Point-of-Sale Vulnerabilities at Trump Hotels Emphasize Need for Faster Detection of Anomalous Activity
Between May 19th 2014 and June 2, 2015 Trump Hotels, suffered a data breach. The point of infection used was malware, and infected their front desk computers, point of sales systems, and restaurants. However, in their own words they claim that they “did not find any evidence that any customer information was removed from our systems.” While it’s comforting to find out that no evidence was found, if malware is present on point of sales systems it is probably there to steal information related to the credit cards that are swiped, or increasingly tapped, inserted, or waved. A lack of evidence does not imply the absence of crime, and to Trump Hotel’s credit, they have offered free credit monitoring services. If one is to examine a Point-of-Sale (or POS) system however you’ll notice one thing in abundance as an administrator: They rarely change, and software will be nearly homogeneous across the deployment ecosystem. This can present both positives and negatives when thinking about securing such an environment. Software changes are slow to occur, require rigorous testing, and are difficult to roll out. However, because such an environment is so homogeneous, it is also much easier to identify Point-of-Sale vulnerabilities and when something new has changed.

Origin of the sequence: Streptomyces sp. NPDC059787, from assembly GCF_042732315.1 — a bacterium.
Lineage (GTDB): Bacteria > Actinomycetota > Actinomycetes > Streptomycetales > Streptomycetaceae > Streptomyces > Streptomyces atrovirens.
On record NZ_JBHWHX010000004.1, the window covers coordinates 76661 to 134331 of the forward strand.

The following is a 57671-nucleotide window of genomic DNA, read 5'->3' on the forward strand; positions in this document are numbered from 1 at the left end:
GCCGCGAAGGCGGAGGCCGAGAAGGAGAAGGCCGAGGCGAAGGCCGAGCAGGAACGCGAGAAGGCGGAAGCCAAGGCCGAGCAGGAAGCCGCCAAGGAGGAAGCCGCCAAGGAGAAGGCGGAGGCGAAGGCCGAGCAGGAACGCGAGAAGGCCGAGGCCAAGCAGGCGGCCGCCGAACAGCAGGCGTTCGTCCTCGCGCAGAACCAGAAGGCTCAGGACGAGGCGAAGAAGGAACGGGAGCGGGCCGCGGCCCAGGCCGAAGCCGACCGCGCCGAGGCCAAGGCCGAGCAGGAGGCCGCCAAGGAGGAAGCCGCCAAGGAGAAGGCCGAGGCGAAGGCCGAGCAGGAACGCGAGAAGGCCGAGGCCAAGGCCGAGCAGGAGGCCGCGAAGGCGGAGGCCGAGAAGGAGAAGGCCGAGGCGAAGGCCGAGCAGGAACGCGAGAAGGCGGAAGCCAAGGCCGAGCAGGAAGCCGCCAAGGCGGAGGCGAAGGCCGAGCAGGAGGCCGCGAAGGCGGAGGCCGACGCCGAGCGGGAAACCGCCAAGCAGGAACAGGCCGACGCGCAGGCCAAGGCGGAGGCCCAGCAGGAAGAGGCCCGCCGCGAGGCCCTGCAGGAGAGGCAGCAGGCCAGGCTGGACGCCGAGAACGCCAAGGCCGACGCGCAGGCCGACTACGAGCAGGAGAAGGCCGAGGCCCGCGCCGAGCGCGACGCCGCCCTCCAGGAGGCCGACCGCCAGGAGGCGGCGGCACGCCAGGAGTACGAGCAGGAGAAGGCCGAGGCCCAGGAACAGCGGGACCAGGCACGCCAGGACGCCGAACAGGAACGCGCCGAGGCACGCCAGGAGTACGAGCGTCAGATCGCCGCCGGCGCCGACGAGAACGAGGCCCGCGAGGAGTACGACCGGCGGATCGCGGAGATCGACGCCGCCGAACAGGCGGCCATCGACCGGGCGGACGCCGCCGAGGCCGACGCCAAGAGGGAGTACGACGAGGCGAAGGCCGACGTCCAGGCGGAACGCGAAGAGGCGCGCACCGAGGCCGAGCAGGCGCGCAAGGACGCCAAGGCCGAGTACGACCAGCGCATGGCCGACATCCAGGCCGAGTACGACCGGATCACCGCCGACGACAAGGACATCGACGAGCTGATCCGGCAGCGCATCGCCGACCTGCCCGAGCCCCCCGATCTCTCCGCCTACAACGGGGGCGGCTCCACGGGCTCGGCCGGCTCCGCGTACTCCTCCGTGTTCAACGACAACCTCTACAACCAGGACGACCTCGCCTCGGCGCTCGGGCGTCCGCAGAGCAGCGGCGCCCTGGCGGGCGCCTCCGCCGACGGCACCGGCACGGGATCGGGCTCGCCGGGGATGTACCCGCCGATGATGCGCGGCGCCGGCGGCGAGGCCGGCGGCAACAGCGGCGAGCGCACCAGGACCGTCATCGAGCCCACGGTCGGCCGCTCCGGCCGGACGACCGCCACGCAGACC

At Ziften we monitor all executing binaries and network connections that occur within an ecosystem the second they happen. If a single POS system began to make new network connections, or started running new software, regardless of its intent, it would be flagged for further review and examination. Ziften also collects unlimited historical data from your environment. If you want to know what happened six to twelve months ago, this is not a problem. Now dwell times and AV detection rates can be measured using our integrated threat feeds, as well as our binary collection and submission technology. Also, we’ll tell you which users executed which applications at what time across this historical record, so you can find out your initial point of infection.
POS problems continue to plague the retail and hospitality industries, which is a shame given the fairly straightforward environment to monitor with detection and response.